The said principle has been reiterated in All Cargo Movers (I) Pvt. Ltd. v. Dhanesh Badarmal Jain & Anr. [2007(12) SCALE 391], stating :
    "For the said purpose, allegations in the complaint petition must disclose the necessary ingredients therefor. Where a civil suit is pending and the complaint petition has been filed one year after filing of the civil suit, we may for the purpose of finding out as to whether the said allegations are prima facie cannot notice the correspondences exchanged by the parties and other admitted documents. It is one thing to say that the Court at this juncture would not consider the defence of the accused but it is another thing to say that for exercising the inherent jurisdiction of this Court, it is impermissible also to look to the admitted documents. Criminal proceedings should not be encouraged, when it is found to be mala fide or otherwise an abuse of the process of the Court. Superior Courts while exercising this power should also strive to serve the ends of justice."
    (See also Sharon Michael & ors. vs. State of Tamil Nadu & Anr., 2009(1) RCR(Crl.) 759 : 2009(1) RAJ 484 : [2009(1) SCALE 627]
14. It is, therefore, evident that the element of wrongful intention should ordinarily exist from the inception of the contract. FIR does not satisfy the aforementioned test. So far as the allegation in regard to criminal breach of trust is concerned, it related to the dowry articles. No allegation has been made that the appellants are guilty of commission of offence punishable under Section 3 and/or 4 of the Dowry Prohibition Act. If any dowry has been given, the same would attract the provisions of the special act in preference to the general statute. Furthermore, if any article is given by way of dowry, the question of entrustment thereof for or on behalf of the bride would not arise.
Allegations made in the FIR merely disclose that at the time of leaving the house, appellants had taken with them certain articles. The said articles ought to be in lawful possession of the respondent No. 3. The offence of theft might have been committed. But when they are in joint possession, even no offence of theft would also be made out.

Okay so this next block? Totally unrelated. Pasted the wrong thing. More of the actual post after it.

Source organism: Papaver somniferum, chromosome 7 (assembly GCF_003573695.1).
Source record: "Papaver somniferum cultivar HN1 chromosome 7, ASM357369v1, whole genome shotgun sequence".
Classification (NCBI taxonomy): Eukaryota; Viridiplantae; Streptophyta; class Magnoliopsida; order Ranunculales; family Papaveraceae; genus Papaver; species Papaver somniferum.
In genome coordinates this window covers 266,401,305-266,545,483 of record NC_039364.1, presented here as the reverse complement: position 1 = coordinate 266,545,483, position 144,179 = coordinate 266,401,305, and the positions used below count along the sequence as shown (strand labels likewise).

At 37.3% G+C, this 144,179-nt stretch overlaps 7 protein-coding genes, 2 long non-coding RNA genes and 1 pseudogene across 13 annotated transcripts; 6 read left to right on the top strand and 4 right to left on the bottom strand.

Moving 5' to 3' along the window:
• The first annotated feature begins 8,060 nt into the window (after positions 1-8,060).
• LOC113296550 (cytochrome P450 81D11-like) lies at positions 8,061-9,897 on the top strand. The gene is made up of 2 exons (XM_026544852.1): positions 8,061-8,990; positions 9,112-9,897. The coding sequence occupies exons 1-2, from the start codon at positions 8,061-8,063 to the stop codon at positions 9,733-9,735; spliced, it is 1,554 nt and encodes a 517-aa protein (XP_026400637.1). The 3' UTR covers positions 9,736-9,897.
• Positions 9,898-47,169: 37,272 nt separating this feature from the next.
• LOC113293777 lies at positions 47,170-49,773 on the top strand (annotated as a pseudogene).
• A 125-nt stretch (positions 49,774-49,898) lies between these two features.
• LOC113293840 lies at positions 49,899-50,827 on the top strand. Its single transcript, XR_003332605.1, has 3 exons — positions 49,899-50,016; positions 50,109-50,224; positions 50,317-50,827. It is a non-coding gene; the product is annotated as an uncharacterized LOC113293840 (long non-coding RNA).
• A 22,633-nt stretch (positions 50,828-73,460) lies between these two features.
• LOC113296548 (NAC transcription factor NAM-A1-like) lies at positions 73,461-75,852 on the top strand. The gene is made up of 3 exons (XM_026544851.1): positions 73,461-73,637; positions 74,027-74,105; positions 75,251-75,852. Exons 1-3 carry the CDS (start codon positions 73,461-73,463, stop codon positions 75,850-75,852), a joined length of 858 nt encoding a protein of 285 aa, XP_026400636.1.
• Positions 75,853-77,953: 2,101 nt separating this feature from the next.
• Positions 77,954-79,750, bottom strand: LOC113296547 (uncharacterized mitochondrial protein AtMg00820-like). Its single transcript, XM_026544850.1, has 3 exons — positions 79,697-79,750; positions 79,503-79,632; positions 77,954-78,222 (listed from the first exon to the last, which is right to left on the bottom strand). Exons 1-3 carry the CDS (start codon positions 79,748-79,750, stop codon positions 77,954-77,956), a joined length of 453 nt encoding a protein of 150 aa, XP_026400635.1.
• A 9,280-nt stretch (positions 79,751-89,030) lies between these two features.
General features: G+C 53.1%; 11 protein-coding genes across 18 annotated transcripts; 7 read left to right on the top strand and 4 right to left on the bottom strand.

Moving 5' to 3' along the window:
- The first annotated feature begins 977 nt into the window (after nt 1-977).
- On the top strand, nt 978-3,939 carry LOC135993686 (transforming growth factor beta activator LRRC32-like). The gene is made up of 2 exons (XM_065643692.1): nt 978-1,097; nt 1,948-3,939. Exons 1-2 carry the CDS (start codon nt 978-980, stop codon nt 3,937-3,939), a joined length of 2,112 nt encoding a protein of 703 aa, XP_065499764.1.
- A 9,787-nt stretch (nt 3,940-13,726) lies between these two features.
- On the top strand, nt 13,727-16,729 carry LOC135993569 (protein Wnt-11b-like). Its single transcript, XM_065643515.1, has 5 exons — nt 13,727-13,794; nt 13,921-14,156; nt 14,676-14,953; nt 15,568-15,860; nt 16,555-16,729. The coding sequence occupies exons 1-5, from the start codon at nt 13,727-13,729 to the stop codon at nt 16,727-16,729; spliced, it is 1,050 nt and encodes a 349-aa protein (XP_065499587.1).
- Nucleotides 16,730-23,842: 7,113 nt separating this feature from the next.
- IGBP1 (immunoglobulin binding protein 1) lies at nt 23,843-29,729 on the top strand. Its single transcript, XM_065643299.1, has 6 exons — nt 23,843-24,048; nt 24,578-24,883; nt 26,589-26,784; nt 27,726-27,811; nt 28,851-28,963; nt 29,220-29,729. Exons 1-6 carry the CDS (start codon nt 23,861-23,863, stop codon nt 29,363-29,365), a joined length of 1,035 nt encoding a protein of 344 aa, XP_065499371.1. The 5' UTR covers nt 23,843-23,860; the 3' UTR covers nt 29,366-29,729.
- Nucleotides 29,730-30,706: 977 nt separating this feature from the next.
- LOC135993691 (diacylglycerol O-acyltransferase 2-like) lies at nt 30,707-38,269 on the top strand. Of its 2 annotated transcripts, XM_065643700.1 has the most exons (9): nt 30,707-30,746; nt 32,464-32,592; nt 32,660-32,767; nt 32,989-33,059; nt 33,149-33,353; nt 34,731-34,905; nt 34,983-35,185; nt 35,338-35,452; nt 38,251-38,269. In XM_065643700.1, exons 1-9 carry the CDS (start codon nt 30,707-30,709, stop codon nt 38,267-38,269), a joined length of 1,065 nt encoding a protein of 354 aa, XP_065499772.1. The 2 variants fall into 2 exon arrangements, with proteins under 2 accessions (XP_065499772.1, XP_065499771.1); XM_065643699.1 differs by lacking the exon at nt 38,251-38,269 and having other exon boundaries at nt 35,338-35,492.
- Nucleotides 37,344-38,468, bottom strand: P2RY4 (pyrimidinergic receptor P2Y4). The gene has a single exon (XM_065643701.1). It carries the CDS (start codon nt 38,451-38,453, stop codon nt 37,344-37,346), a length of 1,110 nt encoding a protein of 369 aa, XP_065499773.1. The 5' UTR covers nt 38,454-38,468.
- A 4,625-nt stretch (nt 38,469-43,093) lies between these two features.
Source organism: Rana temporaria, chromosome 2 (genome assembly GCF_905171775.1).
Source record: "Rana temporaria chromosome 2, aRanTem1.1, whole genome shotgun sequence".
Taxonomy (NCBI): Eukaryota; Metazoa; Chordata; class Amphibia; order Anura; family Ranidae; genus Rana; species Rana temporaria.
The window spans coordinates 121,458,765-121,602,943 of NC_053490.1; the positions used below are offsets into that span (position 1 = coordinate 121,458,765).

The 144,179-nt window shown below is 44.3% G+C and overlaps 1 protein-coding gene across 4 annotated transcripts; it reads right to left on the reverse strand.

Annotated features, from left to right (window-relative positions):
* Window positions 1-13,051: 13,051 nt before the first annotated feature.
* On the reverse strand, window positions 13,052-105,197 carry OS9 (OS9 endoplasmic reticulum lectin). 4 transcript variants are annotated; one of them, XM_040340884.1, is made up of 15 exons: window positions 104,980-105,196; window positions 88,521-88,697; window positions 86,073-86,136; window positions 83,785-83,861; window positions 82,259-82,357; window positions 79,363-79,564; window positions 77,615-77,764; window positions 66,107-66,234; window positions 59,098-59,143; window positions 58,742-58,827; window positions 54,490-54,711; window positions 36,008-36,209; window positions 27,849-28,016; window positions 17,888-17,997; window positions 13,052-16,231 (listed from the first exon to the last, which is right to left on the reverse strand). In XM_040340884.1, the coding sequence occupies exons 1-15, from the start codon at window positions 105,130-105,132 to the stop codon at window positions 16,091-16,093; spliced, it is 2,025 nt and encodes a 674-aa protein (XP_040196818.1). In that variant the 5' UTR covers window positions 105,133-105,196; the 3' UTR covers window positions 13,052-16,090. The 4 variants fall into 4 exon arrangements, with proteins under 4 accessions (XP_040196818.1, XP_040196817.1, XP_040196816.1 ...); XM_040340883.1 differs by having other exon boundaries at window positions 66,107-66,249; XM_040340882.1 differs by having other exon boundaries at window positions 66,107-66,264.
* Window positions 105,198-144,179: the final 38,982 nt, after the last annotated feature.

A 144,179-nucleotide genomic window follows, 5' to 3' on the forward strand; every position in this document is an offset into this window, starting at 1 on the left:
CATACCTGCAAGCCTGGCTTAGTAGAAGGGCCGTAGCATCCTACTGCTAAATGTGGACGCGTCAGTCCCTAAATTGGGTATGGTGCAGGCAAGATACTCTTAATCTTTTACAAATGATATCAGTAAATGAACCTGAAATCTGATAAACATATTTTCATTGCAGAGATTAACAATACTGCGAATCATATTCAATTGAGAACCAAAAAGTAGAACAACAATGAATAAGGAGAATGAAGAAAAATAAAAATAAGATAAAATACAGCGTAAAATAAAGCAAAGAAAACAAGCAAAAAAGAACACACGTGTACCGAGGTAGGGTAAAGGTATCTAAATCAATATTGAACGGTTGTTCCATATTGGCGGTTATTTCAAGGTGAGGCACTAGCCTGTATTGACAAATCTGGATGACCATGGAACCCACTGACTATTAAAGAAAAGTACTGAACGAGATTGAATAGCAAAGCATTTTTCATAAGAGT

Furthermore, the larger part of offence, if any, has been committed only in Canada. Why the father of respondent No. 3 had to come from Canada to Jalandhar to lodge an FIR is difficult to comprehend. Respondent No. 3 and the first informant do not say that the inquiry report submitted by the Superintendent of Police on the representation made by the appellant No. 2 was incorrect. It has also not been stated that as to on what material, the charge-sheet had been submitted. We, in the peculiar facts and circumstances of this case, have absolutely no doubt in our mind that the allegations contained in the FIR had been made with an ulterior motive to harass the appellants. Continuance of the criminal proceeding against them would, therefore, amount to abuse of process of the court.
In All Carogo Movers (I) Pvt. Ltd. v. Dhanesh Badarmal Jain & Anr. [2007(12) SCALE 391], this Court held :
    "For the said purpose, allegations in the complaint petition must disclose the necessary ingredients therefor. Where a civil suit is pending and the complaint petition has been filed one year after filing of the civil suit, we may for the purpose of finding out as to whether the said allegations are prima facie cannot notice the correspondences exchanged by the parties and other admitted documents. It is one thing to say that the Court at this juncture would not consider the defence of the accused but it is another thing to say that for exercising the inherent jurisdiction of this Court, it is impermissible also to look to the admitted documents. Criminal proceedings should not be encouraged, when it is found to be mala fide or otherwise an abuse of the process of the Court. Superior Courts while exercising this power should also strive to serve the ends of justice."
{See also V.Y. Jose & Anr. v. State of Gujarat & Anr., 2009(1) RCR(Criminal) 869 : 2009(1) RAJ 543 : [2008 (16) SCALE 167]}
In Hira Lal & Ors. v. State of U.P. & Ors. [2009(5) SCALE 418], this Court held:
    "10. The parameters of interference with a criminal proceeding by the High Court in exercise of its jurisdiction under Section 482 of the Code are well known. One of the grounds on which such interference is permissible is that the allegations contained in the complaint petition even if given face value and taken to be correct in their entirety, commission of an offence is not disclosed. The High Court may also interfere where the action on the part of the complainant is mala fide."
15. Upon taking a holistic view of the matter vis-a-vis the statutory provisions, we are of the opinion that the appellants had made out an exceptional case to invoke the inherent jurisdiction of the High Court under Section 482 of the Code. It was, in our opinion, obligatory on the part of the High Court to exercise its discretionary jurisdiction to prevent the abuse of process of the court.
16. For the aforementioned reasons, the impugned judgment and order of the High Court is set aside. The appeal is allowed.

Appeal allowed.